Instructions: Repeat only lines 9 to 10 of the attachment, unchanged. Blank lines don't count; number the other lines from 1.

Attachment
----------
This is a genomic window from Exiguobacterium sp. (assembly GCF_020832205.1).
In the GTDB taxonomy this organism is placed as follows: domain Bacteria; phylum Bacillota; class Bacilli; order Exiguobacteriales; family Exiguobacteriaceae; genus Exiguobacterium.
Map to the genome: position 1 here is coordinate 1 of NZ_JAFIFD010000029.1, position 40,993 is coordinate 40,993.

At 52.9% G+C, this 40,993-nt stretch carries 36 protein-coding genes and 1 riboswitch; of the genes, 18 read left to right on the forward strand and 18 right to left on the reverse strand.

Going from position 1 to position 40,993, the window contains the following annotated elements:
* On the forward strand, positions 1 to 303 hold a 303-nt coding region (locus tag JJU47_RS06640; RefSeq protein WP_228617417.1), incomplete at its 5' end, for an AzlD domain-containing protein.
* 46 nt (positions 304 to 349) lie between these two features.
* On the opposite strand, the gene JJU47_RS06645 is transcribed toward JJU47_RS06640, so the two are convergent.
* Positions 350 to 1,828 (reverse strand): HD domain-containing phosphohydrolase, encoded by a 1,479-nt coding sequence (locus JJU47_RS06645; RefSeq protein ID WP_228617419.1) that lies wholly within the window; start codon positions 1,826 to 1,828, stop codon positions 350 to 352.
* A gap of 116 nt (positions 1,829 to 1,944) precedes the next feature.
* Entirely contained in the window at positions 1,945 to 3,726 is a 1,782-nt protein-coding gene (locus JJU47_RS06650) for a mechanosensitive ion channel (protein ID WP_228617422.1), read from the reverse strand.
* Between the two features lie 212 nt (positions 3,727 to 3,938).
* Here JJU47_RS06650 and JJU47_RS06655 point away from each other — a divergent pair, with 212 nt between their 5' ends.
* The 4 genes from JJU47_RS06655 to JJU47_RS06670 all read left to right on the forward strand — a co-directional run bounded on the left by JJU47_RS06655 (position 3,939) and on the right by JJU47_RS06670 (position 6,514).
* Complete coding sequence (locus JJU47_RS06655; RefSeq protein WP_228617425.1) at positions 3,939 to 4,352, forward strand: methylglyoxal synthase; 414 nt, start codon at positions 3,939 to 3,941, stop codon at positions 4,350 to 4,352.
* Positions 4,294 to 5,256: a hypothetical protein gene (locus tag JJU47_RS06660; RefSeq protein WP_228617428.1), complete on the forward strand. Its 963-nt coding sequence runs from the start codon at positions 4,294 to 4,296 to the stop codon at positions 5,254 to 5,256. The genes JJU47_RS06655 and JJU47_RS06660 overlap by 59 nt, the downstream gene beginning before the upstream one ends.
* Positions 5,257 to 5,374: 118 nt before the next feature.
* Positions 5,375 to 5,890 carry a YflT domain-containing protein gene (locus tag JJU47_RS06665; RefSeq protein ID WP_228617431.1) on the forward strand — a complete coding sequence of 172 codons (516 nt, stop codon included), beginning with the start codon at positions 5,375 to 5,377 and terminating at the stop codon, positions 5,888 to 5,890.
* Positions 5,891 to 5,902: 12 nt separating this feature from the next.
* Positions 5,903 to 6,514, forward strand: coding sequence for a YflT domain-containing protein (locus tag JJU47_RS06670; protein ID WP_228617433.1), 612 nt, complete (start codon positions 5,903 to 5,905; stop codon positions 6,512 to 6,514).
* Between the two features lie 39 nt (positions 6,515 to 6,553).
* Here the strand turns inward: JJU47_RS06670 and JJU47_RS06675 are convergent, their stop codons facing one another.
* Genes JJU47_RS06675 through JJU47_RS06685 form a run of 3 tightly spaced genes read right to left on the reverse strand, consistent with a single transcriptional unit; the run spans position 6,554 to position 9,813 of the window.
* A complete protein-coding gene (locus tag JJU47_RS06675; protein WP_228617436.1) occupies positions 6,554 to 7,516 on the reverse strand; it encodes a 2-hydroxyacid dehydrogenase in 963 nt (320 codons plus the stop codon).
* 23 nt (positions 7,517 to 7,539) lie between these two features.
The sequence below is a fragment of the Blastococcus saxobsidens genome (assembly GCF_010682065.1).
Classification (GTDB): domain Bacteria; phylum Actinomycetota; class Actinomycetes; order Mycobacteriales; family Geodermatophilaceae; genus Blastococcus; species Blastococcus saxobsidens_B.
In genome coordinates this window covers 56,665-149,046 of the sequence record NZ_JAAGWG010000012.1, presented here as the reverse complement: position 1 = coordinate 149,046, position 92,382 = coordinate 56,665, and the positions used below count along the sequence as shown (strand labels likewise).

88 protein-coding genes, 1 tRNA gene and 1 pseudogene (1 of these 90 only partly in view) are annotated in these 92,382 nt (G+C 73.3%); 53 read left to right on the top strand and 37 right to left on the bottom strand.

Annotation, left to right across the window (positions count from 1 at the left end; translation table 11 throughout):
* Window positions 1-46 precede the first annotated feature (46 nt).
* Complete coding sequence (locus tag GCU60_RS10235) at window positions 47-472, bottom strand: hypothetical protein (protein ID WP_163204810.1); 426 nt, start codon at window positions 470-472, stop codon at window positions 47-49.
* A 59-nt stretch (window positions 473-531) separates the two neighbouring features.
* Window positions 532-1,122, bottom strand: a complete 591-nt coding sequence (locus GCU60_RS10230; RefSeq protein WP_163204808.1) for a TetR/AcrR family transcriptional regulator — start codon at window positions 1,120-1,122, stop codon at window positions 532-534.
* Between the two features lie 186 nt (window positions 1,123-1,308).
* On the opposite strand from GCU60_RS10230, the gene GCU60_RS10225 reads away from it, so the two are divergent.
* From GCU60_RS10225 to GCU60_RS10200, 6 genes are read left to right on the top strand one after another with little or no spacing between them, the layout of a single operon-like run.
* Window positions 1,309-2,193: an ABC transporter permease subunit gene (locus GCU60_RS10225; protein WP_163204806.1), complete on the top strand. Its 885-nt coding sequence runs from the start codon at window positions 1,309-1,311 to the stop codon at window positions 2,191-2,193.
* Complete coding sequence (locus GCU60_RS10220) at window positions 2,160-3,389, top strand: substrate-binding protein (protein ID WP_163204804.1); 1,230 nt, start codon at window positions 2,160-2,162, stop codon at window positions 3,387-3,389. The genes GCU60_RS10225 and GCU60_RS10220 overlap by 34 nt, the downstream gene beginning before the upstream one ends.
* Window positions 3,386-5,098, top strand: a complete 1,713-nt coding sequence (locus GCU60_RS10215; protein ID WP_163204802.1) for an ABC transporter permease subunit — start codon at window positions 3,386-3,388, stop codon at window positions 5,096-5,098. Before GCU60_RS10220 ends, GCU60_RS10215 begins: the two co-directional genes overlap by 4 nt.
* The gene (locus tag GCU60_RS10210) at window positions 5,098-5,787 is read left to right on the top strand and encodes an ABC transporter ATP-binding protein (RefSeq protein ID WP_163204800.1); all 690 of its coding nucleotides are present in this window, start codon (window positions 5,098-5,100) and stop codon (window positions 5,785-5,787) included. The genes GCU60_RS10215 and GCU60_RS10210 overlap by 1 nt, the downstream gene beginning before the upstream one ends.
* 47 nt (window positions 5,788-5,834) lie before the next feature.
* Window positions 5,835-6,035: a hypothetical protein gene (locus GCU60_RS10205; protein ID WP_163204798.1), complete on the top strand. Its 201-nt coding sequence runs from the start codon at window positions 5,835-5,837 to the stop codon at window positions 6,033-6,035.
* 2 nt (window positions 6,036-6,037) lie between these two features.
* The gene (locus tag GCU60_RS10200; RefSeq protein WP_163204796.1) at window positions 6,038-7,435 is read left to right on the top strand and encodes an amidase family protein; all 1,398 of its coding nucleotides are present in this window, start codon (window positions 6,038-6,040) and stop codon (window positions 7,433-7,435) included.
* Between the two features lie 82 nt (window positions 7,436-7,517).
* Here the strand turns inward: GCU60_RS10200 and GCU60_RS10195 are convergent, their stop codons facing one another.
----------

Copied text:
* Positions 350 to 1,828 (reverse strand): HD domain-containing phosphohydrolase, encoded by a 1,479-nt coding sequence (locus JJU47_RS06645; RefSeq protein ID WP_228617419.1) that lies wholly within the window; start codon positions 1,826 to 1,828, stop codon positions 350 to 352.
* A gap of 116 nt (positions 1,829 to 1,944) precedes the next feature.